When the desired number of circumferential threads 26 in a given layer has been wrapped between each pair of disks, axial threads 34 may be threaded between adjacent radial threads 22, conveniently by leading them through with a conventional hooked needle, and further wraps of circumferential threads 22 may be applied. If e.g. a variation in diameter of the workpiece is desired from one end to the other with constant wall thickness, the axial threads 34 may be introduced between two adjacent disks 2 and carried out to the larger diameter end in order that there will be a larger number of axial threads 34 where they must extend over a larger arc of the workpiece. The number of axial threads 34 between radial threads 26 may differ around the piece if an unsymmetrical product is to be generated, although other ways of achieving asymmetry will be described later in this description.
Additional circumferential threads 26 are then wrapped around the newly added axial threads by inserting dowel 20 and rotating the disks as a unit. In this manner, by insertion of dowel 20 and by rotating the disks as a unit, an equal number of turns of circumferential threads 26 are applied between each adjacent pair of disks 2. As previously discussed, with respect to the winding of subsequent layers of circumferential threads, the possibility still exists for wrapping all of the circumferential threads 26 simultaneously if no new radial threads 22 are to be added.
Initially the number of radial threads 22 threaded through thread guides 4 of disks 2 may be much less than the total number of thread guides 4. For example, with 32 thread guides per disk, initially only every fourth thread guide 4 in each disk 2 may be threaded, giving only eight radial threads in the central part of the work. As the diameter of the work increases, the spacing between the radial threads at the work surface will increase. When it reaches its desired maximum, additional radial threads 22 may be threaded, preferably, if a symmetrical workpiece is being produced, through those thread guides 4 which are half-way between the thread guides 4 already threaded. These newly threaded radial threads 22 will be straight, extending from one disk 2 to the next. Repetition of the stepwise wrapping process for more circumferential threads 26 will draw them down into radial position. More axial threads 34 may then be added between wrappings of circumferential threads 26; and when the diameter of the work has been increased, by alternate wrappings of circumferential threads 26 and insertions of axial threads 34, to such a point that more radial threads 22 are required, the remaining unfilled thread guides 4 of the disks may be threaded with more radial threads 22, and drawn down into a radial position by further wrapping of circumferential threads 26.
It is also possible to insert, in the same general manner as axial threads 34 are inserted, segmented inserts 36 and 38 of a type generally represented in FIG. 4. As is shown, they may vary in radial height along their axial dimension, so that if enough of them are used to form a substantially completely circular insertion the diameter of the assemblage of inserts 36 will vary along the axis. When more circumferential threads 26 are wrapped over them, there will be produced a workpiece whose diameter will vary along its axis. It should be observed that the thermal expansion of common graphite is sufficiently greater than that of graphite fibers to preclude its use in a structure which is to be heated subsequently, as in graphitization. However, if for some reason it is desired to have hollows in the final product corresponding to the inserts 36 they may be made of some sacrificial material which will become volatile during the high-temperature graphitization process. It will be observed that inserts 36 and 38 are substantially the same in shape, except that 38 represents essentially the result of cutting off the lower part of 36. The dihedral angle alpha is the same for both, and must clearly be equal to the angle between adjacent radial threads 26 between which insert 36 or 38 is to be inserted. However, insert 36 is intended to be applied to a piece of work at a relatively early stage in its production and hence has greater radial depth than insert 38, which is to be applied at a later stage of growth of the workpiece.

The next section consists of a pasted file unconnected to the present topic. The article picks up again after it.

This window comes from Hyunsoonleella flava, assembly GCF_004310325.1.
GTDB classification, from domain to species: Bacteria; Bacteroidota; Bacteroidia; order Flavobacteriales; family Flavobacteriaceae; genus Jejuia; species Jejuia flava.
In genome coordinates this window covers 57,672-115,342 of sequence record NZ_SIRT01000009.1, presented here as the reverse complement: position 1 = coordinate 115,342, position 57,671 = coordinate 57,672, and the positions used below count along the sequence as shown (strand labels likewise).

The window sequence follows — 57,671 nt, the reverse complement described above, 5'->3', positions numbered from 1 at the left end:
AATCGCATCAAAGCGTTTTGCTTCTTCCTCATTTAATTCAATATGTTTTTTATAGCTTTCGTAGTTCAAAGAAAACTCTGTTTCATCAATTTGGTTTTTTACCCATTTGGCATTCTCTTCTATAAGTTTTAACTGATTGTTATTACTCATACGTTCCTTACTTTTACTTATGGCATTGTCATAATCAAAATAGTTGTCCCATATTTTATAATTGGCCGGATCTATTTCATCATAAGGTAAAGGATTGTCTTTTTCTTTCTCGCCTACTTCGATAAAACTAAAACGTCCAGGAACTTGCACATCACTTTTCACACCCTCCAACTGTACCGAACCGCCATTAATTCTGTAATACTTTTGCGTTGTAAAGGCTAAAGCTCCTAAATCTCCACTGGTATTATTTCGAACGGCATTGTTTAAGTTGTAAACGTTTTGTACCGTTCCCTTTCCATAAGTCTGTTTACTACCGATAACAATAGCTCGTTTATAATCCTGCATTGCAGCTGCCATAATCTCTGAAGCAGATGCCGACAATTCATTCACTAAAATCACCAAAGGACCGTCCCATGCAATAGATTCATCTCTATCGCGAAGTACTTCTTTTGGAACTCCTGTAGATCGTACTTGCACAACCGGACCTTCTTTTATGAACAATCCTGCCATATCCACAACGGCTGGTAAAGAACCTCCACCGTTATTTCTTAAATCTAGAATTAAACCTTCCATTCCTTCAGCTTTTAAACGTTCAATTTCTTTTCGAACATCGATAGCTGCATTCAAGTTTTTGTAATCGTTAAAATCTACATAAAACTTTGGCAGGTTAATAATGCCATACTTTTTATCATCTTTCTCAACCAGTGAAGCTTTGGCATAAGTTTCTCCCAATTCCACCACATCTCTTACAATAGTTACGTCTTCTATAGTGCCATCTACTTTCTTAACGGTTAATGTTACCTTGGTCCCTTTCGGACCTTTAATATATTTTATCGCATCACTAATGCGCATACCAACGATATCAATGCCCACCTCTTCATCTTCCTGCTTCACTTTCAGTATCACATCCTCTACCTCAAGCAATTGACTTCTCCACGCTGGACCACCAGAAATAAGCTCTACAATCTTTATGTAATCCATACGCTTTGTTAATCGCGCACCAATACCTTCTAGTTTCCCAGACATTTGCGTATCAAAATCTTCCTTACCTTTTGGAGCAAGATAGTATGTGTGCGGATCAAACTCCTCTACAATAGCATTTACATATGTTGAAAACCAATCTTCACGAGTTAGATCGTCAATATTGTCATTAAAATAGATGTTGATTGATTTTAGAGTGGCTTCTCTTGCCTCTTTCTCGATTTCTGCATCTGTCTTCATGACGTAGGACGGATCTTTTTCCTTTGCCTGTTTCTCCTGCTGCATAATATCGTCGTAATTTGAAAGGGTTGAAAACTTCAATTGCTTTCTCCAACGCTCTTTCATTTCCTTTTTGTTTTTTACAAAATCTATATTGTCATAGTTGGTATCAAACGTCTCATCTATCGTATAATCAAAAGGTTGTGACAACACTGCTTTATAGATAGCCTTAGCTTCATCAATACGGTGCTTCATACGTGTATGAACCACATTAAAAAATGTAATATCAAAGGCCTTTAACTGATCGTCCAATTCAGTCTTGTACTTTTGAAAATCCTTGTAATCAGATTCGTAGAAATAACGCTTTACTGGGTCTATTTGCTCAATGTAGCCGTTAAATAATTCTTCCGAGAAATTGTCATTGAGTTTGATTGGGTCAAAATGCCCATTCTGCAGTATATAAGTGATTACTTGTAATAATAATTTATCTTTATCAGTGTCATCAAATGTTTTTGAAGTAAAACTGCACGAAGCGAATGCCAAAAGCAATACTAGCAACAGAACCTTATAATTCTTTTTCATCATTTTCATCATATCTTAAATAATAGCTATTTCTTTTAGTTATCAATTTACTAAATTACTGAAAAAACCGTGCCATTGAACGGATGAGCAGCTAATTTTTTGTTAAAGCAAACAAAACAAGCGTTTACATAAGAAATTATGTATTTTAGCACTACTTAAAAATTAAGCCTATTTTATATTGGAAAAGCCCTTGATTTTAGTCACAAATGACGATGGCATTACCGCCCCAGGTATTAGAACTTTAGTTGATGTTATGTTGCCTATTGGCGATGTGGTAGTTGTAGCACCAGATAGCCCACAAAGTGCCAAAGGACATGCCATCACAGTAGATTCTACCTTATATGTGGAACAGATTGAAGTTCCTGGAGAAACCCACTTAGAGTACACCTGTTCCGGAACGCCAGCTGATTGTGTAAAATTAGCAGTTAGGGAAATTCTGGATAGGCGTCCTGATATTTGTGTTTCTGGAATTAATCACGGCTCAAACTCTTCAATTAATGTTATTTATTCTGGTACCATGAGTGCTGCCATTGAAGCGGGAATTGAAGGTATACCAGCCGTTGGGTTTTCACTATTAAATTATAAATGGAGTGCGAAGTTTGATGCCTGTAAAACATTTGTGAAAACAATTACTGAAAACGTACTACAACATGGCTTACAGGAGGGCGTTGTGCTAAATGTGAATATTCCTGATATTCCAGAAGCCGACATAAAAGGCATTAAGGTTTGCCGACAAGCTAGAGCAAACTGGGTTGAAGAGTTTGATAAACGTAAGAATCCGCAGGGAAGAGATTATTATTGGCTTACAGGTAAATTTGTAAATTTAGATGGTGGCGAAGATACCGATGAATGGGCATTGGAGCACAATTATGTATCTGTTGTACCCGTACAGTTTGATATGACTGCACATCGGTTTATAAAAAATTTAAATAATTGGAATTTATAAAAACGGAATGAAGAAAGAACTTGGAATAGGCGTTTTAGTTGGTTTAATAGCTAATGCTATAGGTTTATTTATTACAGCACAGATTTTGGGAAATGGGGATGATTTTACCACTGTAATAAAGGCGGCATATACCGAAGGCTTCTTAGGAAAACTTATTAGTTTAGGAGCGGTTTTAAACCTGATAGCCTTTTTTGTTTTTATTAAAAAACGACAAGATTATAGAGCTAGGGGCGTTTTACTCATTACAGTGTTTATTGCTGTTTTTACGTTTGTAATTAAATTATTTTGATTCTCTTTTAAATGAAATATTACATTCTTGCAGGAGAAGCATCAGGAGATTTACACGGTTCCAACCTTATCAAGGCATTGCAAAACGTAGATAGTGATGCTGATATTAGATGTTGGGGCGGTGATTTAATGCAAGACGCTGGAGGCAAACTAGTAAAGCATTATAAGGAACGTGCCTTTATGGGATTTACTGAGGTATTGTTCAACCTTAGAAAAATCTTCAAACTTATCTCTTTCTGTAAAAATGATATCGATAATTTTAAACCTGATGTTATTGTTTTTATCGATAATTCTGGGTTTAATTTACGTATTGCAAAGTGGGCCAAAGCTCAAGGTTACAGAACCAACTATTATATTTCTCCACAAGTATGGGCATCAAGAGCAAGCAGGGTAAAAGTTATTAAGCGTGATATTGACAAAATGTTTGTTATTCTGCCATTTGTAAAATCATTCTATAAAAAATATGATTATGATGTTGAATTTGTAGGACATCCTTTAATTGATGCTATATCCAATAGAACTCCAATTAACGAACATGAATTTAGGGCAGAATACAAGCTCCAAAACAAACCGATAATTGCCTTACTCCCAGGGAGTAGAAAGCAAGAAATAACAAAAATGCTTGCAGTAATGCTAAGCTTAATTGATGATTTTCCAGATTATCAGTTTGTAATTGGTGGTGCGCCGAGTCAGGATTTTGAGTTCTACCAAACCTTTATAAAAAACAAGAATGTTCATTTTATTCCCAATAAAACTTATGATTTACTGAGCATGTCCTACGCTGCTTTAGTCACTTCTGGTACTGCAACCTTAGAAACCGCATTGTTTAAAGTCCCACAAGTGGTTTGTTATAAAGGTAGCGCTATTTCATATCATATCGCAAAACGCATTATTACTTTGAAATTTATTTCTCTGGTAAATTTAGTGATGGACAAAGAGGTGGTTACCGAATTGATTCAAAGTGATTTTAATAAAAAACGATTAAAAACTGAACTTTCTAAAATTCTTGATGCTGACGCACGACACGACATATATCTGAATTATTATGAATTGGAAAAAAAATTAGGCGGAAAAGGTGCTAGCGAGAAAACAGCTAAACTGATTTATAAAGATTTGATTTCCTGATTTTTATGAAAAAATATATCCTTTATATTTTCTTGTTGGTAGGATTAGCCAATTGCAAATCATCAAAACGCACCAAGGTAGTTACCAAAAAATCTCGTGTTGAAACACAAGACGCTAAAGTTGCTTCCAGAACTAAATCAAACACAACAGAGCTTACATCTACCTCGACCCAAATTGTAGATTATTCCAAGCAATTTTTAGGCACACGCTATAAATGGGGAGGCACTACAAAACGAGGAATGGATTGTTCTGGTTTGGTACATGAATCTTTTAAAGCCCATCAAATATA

The mandrel 24, as a matter of operational convenience, may be made long enough to rest upon supports 40 to hold it centered, as represented in FIG. 2. As is discussed with reference to FIGS. 12 and 13, mandrel 24 may be omitted, and replaced by a central core of axial threads 34 supported by radial threads 22 strung directly across a disk 2.
While a great many variations in weave patterns are possible, for completeness FIG. 5 represents a section or end view of a weave produced by the method and apparatus described. The particular plane chosen for the representation is one at which the radial threads 22 lie exposed. Four such radial threads 22 lie against the mandrel 24, drawn against it by the first course of circumferential threads 26 (represented as two threads thick) around which the first set of axial threads 34 are placed. If, as mentioned above, mandrel 24 is replaced by a central core of axial threads 34, radial threads 22 may extend through the central core. Four more radial threads 22 extend to the first set of axial threads 34, being bound, together with the first set of axial threads 34, by the next course of circumferential threads 26. Beyond this second course of circumferential threads 26 there lies the second set of axial threads 34, at which eight more radial threads 22 terminate. Around these there is wound the third course of circumferential threads 26. Upon this third course of circumferential threads 26 there lies a third set of axial threads 34, which are bound by a final course of circumferential threads 26. This representation demonstrates a possible geometric arrangement of the various classes of threads. Grinding and polishing, in the manner of a metallographic sample, an actual graphitized sample of the product of this disclosure does in fact show the various classes of threads, with their boundaries visible in the mass of graphite added by the later graphitizing process. This representation of FIG. 5 is, of course, merely exemplary of a single weave pattern.